I am sure there are many other arguments that try to paint the scanlators and their accessory helpers in an innocent light, but there is one fact that is indelible;  They are all doing something that they literally have no right to do. They did not license the rights, someone else did, and they are not only stealing from that someone else, but from the entire artistic staff that spend their lunch break, stayed late, missed their mom's birthday, or maybe worked themselves to death (this is Japan) who made sure that said issue of One Piece, Monster Musume, Dragon Maid, Vinland Saga, or anything else, made it in on time.  All that work, and no salary from the international markets that are consuming it at a ravenous pace?  That's enough to make you wanna jump in front of the Yamanote.

There's a Light ...Again.

Manga publishers are actually the last licensees of Japanese pop-culture to experience the bootleg hoards.   This is because paperless-publishing is new development.  The first industry segment to have to deal with this was actually the home media market.  VHS was easy as all kinds of fuck to copy and yes a genlock was needed but there never seemed to be that much of a shortage of fansubs out there.  DVD hits and not only does the entire VHS business go kablam, but now anyone and their idiot friend who just finished Japanese 201 in undergrad thought they could subtitle anything and send it out there on them interwebs (and they did).  And you could argue that anime as a watchable commodity is still something that goes on, yet most of the companies that made it that way are no longer around for failing to capitalize on future developments (CPM,. AD Vision, Anime Villiage, hell even Manga Entertainment might as well be on that list). Before that, it was music that suffered the backlash against bootleggers, with "real" fans refusing to buy SM (Son Mei) CDs of their favorite anime music, although this was back before the recession and when having a job meant you could buy things other than food and payments to your student loan.

So now it's printed media's turn.  Will we see a decimated landscape of former Titans of the industry before the new adopters create and support something like "Crunchy-Scroll" know, something like an unlimited library of licensed and translated manga from a multitude of labels made available to subscribers for a set monthly fee (maybe with a few premium one-shots sold digitally for a little extra a la cart?  Yes, yes we will.  Because if history has taught us anything it is that companies that have found a big cash cow are really slow to change and that goes doubly so for Japanese companies. Their strategic planning moves at a glacial pace and their implementation is always a day late and a dollar short.  This will lead to regression and insular strategies that ignore international markets and as such, may end up producing nothing but titles that resonate exclusively with a Japanese audience.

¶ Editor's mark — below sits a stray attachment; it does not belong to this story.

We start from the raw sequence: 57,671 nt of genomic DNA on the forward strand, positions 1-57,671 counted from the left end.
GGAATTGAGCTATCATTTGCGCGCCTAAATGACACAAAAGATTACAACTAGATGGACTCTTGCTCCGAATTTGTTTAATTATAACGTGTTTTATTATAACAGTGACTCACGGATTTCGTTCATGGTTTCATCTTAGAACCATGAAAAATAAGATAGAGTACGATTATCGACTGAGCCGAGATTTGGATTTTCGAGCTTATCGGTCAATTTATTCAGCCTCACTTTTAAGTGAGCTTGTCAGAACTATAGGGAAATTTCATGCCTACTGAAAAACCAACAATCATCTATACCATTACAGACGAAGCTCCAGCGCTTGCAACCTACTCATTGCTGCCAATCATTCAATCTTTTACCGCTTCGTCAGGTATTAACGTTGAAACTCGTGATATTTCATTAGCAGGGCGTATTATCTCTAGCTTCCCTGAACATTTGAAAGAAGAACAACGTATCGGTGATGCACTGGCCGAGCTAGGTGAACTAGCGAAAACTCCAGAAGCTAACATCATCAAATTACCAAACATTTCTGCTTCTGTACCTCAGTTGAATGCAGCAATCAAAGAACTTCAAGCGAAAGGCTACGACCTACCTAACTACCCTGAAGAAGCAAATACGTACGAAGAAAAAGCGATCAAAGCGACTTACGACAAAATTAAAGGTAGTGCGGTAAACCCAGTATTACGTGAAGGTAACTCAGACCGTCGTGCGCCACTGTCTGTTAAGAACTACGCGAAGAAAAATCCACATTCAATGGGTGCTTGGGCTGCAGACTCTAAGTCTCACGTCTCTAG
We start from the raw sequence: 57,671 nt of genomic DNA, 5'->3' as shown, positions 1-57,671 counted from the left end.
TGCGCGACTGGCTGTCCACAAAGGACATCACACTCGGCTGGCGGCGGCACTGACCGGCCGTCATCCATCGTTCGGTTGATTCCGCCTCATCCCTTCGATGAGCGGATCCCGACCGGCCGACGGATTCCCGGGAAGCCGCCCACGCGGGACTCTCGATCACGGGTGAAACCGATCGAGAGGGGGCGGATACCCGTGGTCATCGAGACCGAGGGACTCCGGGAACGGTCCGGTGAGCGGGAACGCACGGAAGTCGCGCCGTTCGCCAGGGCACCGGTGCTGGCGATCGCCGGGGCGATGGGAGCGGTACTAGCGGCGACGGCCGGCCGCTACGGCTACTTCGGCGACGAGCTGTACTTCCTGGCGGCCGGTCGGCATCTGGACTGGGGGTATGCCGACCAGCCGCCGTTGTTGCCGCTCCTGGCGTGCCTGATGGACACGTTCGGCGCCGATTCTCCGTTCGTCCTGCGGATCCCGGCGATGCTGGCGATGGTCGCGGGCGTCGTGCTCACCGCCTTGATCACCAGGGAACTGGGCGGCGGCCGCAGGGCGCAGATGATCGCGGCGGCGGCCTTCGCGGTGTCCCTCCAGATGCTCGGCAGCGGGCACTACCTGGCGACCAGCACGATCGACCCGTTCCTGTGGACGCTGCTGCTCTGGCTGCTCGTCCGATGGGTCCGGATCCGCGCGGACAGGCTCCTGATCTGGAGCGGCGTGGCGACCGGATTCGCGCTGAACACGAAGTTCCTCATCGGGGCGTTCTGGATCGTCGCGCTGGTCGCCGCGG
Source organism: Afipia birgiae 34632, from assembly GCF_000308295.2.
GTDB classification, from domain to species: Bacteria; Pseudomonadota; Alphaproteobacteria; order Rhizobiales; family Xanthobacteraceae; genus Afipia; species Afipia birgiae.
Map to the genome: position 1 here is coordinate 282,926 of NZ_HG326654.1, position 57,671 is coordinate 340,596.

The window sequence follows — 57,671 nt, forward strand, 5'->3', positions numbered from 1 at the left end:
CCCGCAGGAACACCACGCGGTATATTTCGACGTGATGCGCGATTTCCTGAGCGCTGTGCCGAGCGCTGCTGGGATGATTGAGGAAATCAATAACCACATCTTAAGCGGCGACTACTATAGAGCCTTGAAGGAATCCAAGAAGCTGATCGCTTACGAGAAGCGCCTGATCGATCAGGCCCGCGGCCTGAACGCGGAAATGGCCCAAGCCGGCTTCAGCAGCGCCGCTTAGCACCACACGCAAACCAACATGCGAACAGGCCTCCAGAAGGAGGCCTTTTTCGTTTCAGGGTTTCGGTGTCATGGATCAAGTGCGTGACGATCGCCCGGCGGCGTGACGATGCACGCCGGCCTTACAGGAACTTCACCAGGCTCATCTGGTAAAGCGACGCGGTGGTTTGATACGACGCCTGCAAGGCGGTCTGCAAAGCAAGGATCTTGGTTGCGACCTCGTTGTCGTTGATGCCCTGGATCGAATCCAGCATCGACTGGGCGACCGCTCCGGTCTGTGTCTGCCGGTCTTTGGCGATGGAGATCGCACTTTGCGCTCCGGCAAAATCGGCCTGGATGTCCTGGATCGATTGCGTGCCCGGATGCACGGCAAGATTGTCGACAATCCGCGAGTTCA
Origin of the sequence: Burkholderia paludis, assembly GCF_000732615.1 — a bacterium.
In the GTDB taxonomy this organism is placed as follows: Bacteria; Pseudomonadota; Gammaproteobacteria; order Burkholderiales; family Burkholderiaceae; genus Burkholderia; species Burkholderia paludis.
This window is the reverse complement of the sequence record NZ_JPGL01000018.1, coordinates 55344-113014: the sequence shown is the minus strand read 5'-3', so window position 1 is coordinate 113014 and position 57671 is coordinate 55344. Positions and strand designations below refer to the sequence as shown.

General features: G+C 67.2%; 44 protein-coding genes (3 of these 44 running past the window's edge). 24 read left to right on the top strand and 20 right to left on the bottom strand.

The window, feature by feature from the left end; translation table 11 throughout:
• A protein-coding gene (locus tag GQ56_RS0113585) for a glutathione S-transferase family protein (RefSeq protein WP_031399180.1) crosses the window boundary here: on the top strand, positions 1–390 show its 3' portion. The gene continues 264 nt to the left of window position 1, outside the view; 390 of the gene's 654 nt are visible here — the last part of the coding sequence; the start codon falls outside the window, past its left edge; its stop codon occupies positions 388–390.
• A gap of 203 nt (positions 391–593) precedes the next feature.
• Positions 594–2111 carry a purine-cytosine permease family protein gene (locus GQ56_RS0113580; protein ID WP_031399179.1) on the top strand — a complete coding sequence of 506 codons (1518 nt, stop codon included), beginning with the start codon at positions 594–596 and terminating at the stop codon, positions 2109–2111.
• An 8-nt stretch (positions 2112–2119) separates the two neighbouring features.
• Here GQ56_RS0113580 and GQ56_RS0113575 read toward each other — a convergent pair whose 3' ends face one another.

Human psychology says that there will always be bootlegging idiots who think their not stealing by creating scanlations, but they totally are.  What the industry needs to do is be open to third parties that maintain digital subscription services which are ubiquitous to the point where it's actually easier for 90% of the fanbase to just get their manga fix from that source than it is to download it from a bunch of people who's translation skills aren't strong enough for them to get a job professionally doing it, and so they make scanlations to try and be cool.

After some "off the record" talking with people at this past event I don't think a single company has any plans to do so.  Don't fear the reaper kids.  Or the pirates.

1 comment:

Anonymous said...

It's too bad that this falls on deaf ears, I'm no saint myself but I kinda get that piracy makes stuff worst in anime. But, trying to explain piracy to anime fandom is just impossible. The Galapagos syndrome will only get worst, unless some more money can come in. We'll see if netflix incursion into anime will yield some results.